I recently put out a post about shooting street photography, which included several tips and tricks for beginners to get stuck into the art of capturing spontaneous, real moments. Lots of you seemed to enjoy that post, and several people expressed an interest in getting started but feeling anxious about having to shoot on the street with people noticing you. Worry no more, I’ve got you – this is what we’re going to be discussing today.
Now, who would be a good person to turn to for advice on such a subject? A highly socially anxious individual who has a bit of experience with taking photos on the street, I’d assume. Hmm… can you think of anyone? Yeah, that’s right, you’ve come to the right place. If you’ve read my blog before, you’ll definitely have come across content centred around anxiety – even if you weren’t looking for it. I’ve talked before a lot about how standing out in any way at all has given me crippling irrational fear in the past.
So how do you take that person and get them to stand still in the middle of the pavement and snap portraits of strangers? Not easily, is the short answer. With a lot of passion and persistence is a slightly longer answer. But the completely honest answer is that I’m not totally sure yet – it is something I’m still a long way from figuring out. I’m sorry if that’s disappointing, but behind this screen is a real person who still sometimes struggles with anxiety; unfortunately that doesn’t magically dissipate when I see the potential for a perfect shot in the street.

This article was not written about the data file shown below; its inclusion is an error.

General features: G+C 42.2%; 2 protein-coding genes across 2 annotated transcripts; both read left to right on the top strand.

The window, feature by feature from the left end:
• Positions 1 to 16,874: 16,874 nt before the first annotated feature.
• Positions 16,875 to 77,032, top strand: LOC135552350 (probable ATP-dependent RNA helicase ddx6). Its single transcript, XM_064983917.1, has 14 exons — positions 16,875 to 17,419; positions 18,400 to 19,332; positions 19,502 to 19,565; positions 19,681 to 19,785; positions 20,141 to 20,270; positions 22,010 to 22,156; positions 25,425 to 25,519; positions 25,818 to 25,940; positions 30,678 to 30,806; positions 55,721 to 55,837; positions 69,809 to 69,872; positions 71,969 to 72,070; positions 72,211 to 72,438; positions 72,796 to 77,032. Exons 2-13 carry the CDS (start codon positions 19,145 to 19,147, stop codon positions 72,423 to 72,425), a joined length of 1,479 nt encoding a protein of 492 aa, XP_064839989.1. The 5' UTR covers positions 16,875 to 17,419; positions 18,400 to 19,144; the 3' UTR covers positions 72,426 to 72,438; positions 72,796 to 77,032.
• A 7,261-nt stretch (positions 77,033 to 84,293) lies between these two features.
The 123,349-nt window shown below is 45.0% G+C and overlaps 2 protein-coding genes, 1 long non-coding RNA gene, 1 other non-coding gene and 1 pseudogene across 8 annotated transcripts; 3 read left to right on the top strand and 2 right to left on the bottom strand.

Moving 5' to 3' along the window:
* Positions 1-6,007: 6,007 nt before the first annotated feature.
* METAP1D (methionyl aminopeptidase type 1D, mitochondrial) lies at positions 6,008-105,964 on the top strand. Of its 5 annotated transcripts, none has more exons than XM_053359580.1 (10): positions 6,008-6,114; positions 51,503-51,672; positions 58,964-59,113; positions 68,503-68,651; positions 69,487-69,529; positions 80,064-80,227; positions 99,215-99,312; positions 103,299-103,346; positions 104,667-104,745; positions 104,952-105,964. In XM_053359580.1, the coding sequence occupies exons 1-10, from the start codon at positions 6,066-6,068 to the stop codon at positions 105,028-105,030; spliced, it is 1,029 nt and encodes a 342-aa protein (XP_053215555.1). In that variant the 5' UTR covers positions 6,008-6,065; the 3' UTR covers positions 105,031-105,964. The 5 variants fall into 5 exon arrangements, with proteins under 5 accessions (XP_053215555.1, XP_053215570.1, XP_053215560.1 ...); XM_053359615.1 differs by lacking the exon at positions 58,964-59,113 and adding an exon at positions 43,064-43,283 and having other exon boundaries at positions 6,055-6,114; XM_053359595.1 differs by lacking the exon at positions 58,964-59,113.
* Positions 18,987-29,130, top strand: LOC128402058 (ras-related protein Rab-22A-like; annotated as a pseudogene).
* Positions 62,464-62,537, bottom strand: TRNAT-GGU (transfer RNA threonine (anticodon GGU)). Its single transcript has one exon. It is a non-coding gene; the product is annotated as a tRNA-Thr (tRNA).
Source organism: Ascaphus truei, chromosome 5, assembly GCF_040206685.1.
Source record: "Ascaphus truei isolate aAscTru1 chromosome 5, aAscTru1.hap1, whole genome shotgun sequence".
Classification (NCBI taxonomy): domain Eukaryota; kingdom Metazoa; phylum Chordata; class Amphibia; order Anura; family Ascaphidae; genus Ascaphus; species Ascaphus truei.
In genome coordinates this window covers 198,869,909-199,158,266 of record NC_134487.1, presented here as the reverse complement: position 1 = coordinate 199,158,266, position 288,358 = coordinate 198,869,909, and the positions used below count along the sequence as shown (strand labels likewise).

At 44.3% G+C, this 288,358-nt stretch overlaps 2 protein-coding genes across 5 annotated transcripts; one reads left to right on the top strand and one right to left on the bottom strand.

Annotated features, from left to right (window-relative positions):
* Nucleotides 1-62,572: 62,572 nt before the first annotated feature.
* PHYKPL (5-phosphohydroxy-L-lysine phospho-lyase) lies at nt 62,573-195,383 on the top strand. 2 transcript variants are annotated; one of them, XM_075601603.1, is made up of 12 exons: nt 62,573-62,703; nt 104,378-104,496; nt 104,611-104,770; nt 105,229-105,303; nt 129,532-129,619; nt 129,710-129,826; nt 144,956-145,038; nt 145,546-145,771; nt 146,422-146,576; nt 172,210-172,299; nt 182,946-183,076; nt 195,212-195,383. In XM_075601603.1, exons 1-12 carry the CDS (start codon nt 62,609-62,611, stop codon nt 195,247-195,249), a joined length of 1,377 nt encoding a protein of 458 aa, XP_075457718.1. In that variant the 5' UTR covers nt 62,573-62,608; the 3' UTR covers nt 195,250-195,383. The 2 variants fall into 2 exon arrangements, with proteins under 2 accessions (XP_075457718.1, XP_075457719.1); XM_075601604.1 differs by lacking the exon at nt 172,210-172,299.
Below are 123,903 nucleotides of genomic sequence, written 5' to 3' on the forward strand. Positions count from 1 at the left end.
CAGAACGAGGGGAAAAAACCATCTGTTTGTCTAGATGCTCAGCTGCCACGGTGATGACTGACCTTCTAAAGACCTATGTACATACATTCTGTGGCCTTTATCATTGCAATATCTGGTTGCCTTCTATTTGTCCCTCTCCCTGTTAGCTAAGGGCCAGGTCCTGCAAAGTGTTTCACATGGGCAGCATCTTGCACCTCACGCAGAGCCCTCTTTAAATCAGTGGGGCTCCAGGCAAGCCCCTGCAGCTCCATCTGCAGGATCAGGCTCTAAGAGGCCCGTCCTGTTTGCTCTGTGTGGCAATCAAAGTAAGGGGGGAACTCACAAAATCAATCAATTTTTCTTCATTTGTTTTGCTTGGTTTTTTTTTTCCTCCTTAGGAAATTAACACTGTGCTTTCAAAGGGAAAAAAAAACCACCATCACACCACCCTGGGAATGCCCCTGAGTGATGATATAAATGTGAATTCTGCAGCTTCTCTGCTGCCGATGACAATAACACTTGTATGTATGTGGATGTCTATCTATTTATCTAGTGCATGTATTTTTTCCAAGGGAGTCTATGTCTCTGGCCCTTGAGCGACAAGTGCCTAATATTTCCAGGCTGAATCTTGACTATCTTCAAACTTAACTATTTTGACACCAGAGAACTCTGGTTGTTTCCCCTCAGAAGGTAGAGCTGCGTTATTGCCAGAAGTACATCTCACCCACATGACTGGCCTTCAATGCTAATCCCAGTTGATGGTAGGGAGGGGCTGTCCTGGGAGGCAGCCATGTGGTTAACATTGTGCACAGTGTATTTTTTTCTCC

But I have found some ways around it. Not necessarily methods to overcome the anxiety of shooting street photography, but hacks which mean you can avoid the worst of the anxiety-inducing situations and not have to compromise on image quality.
At any major event, or even most small ones, there will be other photographers so you won’t be alone. Also, people attending the event are probably expecting photographs to be taken. Knowing that you’re one of many people snapping away and that the crowd is generally open to being captured on camera can really release the apprehension you might be feeling before you get started.
The most recent photo journal posted on my blog was a collection taken at Brighton Pride 2018. This is a great example of this hack. Everyone in the parade was smiling and people posed for the camera – definitely one of the easier places to have your camera out.
Visit busy cities
I understand this might not be possible for some people, but lots of us live in or near a big city. And with plenty of people around, it is much easier to blend into the crowd and take photos whilst remaining unnoticed. Another great thing about cities in general is the significant number of tourists wielding their own cameras. Much like attending an event, it’s easy to become one of many people snapping away in a big city.
Sit on a bench